It has become clear that congregations that depart the ELCA will not become part of a single, unified dissident body; instead two separate and distinct organizations will be vying for allegiance: the existing Lutheran Congregations in Mission for Christ (LCMC) and the yet to be formed North American Lutheran Church (NALC), spawned by Lutheran CORE. And then there is the third organization, the WordAlone Network that is caught between but with an apparent lean toward CORE (shared offices and staff, for instance).
Public pronouncements from the two organizations do not hint at any competition—“two rails of the same track” saith their spokesmen. Yet, there are subtle indicators of tension.
A disclaimer has suddenly appeared on the blog of the WordAlone Network:
This website is sponsored solely by the WordAlone Network and is not a publication of LCMC – Lutheran Congregations in Mission for Christ, nor does it necessarily represent all the organizations that are a part of Lutheran CORE.
Last week, I commented upon the schism amongst the schismatics by quoting at length from a post from the Google Group, “Friends of the LCMC” where the question was raised, “what, specifically, does the NALC offer that LCMC DOES not or CANNOT offer?”, and the post concluded that the “LCMC and NALC will be splitting a small pie”.
In response to my post, there was a “shhh” whispered on the LCMC friends group site.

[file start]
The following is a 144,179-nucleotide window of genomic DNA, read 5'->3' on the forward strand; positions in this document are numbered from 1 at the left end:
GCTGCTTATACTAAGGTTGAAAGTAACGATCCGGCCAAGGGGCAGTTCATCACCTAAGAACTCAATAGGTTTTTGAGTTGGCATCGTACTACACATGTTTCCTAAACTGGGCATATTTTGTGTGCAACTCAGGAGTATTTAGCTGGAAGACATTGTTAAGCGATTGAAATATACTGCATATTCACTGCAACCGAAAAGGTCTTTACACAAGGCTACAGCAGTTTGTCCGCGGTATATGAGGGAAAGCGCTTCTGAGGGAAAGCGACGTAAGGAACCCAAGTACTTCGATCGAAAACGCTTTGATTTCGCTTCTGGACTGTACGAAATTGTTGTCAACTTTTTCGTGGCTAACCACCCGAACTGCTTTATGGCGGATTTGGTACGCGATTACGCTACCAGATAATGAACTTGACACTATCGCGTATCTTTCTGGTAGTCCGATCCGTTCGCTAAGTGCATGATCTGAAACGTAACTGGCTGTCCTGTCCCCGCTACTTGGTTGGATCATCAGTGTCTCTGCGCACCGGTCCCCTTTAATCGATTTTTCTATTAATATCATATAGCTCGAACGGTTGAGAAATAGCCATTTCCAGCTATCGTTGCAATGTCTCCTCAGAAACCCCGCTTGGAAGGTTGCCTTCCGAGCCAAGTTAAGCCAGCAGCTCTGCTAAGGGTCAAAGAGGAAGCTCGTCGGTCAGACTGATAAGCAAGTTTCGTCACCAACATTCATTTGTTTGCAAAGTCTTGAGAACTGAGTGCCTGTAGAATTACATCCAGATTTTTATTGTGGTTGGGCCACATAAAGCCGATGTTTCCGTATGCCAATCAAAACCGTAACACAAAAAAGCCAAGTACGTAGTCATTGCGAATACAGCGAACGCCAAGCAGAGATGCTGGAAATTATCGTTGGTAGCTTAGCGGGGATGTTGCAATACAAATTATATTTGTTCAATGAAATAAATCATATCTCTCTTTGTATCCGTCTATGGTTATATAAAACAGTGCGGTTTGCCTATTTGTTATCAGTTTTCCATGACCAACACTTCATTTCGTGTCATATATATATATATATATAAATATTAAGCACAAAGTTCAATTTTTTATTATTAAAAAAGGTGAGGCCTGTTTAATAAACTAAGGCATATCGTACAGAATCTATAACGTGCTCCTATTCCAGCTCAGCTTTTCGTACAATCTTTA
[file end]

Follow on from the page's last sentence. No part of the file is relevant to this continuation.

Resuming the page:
we [must] watch what we say and how we appear to the inquiring public … But last fall, we had some harsh comments being made. I am just reminding everyone (myself included) that our tone matters because this is a publicly accessible forum.
More recently, a Friend of the LCMC created and posted a pdf document comparing the proposal for a new denomination from NALC with the existing LCMC. The creator commented about the comparison:
Suffice to say, the proposal may differ from the final product, but based on what I see, I am not impressed.
Clearly, there are ecclesiological differences (in a nutshell, denominationalism vs congregationalism), but the point I want to make here is that there are elements within these organizations at pains to draw distinctions, thus evidencing the competition that exists and will exist as NALC nears formation. To carry their metaphor of a railroad track forward, are the tracks about to split?
For the sake of perspective, I again offer the reminder that the ELCA consists of over 10,000 congregations; to this point, less than 200 have passed a first vote to leave the ELCA. I think the LCMC critic of NALC is absolutely right—the two organizations will be splitting a small pie, and Lutherandom will see two more small, splinter organizations to take their place with the Lutheran Brethren (123 congregations) and Association of Free Lutheran Churches (AFLC) (270 congregations) while aspiring to the size of the Wisconsin Synod which claims around 1,300 congregations.
Reconfiguration of North American Lutheranism? Splitting a small pie or pie in the sky?